Compare the behavior of an RL circuit in a DC circuit versus an AC circuit.

DC Circuit:

In a DC circuit, a constant voltage is applied across the RL circuit. When the circuit is initially energized, the inductor opposes the change in current, and as a result, it takes some time to build up the current to its maximum value. The inductor behaves like an open circuit when it is charging up, offering high impedance to the flow of current. Eventually, the current stabilizes, and the inductor behaves like a short circuit.

Once the circuit reaches a steady state, the inductor acts as a short circuit for DC, and the behavior becomes similar to a purely resistive circuit. At this point, Ohm's law applies, and the current through the circuit is given by I = V / R, where V is the applied voltage and R is the resistance of the resistor. The inductor essentially has no effect on the current in a DC circuit after the initial transient.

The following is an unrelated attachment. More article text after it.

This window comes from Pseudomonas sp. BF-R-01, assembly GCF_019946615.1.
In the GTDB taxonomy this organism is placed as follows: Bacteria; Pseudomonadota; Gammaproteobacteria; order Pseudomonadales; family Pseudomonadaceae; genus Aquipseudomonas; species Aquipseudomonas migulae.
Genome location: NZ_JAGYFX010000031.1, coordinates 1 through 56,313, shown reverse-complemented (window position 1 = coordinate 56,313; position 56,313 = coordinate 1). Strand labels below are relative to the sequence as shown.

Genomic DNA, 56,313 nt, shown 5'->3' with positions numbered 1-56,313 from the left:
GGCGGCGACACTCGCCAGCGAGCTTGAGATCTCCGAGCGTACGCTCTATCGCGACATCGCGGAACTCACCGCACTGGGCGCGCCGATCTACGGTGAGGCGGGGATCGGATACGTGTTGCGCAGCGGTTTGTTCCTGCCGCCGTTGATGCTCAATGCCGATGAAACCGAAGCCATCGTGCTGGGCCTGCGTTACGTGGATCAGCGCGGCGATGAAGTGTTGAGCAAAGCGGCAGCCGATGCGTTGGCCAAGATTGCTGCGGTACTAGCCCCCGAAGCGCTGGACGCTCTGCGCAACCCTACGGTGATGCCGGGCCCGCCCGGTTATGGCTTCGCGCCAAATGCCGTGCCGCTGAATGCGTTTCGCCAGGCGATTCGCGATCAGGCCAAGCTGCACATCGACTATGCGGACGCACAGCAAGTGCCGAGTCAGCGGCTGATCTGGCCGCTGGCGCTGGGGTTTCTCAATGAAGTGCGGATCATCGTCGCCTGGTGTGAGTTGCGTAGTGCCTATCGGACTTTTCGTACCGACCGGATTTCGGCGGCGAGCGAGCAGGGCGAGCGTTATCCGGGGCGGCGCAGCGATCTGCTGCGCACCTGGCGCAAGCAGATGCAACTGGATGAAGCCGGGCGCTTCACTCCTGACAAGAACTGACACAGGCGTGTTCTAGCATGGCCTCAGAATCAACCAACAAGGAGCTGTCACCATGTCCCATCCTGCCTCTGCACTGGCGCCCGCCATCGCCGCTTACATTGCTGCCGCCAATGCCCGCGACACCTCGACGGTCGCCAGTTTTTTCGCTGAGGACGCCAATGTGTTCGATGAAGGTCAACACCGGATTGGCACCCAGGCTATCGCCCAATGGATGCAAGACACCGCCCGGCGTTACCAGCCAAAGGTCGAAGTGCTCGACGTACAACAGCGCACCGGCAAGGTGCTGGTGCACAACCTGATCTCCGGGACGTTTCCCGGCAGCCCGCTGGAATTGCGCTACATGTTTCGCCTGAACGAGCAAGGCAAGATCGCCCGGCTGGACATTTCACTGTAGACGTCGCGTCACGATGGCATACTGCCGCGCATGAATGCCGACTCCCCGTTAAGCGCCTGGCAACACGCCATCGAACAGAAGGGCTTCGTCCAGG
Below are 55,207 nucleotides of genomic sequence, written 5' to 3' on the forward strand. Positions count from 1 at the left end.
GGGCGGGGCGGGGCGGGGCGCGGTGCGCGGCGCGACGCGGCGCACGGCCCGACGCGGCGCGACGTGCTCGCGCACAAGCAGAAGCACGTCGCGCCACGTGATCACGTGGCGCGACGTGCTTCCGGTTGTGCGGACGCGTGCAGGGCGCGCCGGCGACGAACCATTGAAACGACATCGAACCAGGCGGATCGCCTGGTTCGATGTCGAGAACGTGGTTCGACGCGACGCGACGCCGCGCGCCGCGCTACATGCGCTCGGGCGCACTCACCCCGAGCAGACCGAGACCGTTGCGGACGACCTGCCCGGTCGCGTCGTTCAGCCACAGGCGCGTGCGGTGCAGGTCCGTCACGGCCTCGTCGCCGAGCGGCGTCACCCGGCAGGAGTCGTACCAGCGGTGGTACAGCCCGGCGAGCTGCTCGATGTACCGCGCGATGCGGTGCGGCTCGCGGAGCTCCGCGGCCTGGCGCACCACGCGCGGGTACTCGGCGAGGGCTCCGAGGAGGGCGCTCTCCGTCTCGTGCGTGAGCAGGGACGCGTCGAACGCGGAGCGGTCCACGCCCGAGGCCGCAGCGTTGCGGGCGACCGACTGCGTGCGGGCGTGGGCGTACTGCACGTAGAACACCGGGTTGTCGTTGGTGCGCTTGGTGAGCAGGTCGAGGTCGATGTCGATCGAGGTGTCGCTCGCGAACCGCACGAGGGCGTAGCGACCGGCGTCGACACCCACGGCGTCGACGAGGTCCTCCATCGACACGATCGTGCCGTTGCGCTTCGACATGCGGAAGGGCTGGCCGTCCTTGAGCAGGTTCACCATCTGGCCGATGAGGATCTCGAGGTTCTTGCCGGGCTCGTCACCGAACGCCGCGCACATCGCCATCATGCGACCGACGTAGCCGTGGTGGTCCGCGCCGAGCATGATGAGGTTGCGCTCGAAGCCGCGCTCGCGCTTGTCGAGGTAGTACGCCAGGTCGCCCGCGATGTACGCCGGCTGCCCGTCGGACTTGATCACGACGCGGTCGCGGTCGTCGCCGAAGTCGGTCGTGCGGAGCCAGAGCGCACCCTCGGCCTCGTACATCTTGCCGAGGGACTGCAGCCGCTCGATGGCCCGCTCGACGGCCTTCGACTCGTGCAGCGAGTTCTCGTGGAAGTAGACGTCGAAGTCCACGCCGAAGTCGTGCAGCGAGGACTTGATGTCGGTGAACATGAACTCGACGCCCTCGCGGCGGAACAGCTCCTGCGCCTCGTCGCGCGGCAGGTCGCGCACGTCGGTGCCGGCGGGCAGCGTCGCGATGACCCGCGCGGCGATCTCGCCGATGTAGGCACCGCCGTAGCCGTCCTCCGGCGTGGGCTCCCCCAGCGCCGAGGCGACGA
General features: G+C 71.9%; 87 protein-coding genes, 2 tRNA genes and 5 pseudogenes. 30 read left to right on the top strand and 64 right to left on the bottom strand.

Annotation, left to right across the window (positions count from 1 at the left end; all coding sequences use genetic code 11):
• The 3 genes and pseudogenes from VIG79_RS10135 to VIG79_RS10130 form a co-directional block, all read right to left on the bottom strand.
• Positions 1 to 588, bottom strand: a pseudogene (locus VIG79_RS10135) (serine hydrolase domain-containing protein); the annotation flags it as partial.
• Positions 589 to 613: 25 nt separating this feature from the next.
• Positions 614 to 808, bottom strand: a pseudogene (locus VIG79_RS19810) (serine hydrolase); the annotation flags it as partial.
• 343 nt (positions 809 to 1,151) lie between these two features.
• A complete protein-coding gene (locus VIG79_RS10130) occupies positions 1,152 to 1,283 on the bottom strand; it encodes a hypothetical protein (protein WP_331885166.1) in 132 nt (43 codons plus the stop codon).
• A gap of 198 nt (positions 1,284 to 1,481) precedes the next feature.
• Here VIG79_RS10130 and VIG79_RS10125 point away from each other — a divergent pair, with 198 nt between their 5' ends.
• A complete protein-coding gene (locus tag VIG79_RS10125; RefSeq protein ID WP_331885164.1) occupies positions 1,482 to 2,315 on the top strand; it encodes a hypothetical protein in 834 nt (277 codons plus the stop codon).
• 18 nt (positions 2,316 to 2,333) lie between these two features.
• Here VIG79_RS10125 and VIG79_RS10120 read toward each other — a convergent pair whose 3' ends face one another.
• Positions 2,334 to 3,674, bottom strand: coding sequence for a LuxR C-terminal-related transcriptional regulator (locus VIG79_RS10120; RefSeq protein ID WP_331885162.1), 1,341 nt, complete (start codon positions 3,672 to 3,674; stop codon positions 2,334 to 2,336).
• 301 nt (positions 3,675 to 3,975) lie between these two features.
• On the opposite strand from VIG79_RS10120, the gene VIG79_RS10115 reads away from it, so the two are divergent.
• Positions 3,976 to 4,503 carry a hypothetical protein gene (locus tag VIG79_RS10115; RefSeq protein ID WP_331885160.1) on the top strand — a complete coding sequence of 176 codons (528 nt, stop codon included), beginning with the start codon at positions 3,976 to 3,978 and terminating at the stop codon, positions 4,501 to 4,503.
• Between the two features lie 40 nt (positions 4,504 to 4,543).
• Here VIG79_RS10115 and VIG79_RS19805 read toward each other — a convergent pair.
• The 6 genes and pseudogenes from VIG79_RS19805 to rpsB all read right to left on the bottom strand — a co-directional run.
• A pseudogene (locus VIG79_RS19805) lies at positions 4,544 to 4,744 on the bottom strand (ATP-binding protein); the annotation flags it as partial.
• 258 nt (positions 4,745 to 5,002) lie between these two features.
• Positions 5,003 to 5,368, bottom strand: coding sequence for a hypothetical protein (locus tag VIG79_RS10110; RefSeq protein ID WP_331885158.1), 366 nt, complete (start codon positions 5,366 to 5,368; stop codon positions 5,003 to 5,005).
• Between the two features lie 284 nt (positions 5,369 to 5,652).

AC Circuit:

In an AC circuit, a sinusoidal voltage is applied across the RL circuit. As the voltage alternates, the current through the inductor also changes. However, inductors resist changes in current, so they create a phase shift between the voltage and current.

When the voltage is at its maximum (peak) value, the current through the inductor is at its minimum, and vice versa. This is because when the voltage is rising, the inductor resists the change in current, causing a lag in the current. Similarly, when the voltage is falling, the inductor tries to maintain the current, causing it to lag behind the voltage.

The current lags the voltage in an RL circuit by a phase angle φ, where the tangent of φ is given by ωL / R, with ω being the angular frequency of the AC source. This phase shift is present as long as there is an AC voltage applied, and it makes the behavior of the RL circuit different from a purely resistive circuit.

In summary, the main difference between the behavior of an RL circuit in a DC circuit and an AC circuit lies in the transient response and the presence of a phase shift between voltage and current in the AC circuit. In DC, the inductor is effectively bypassed after the initial transient, while in AC, the inductor causes a phase difference between voltage and current, affecting the circuit's impedance and reactance.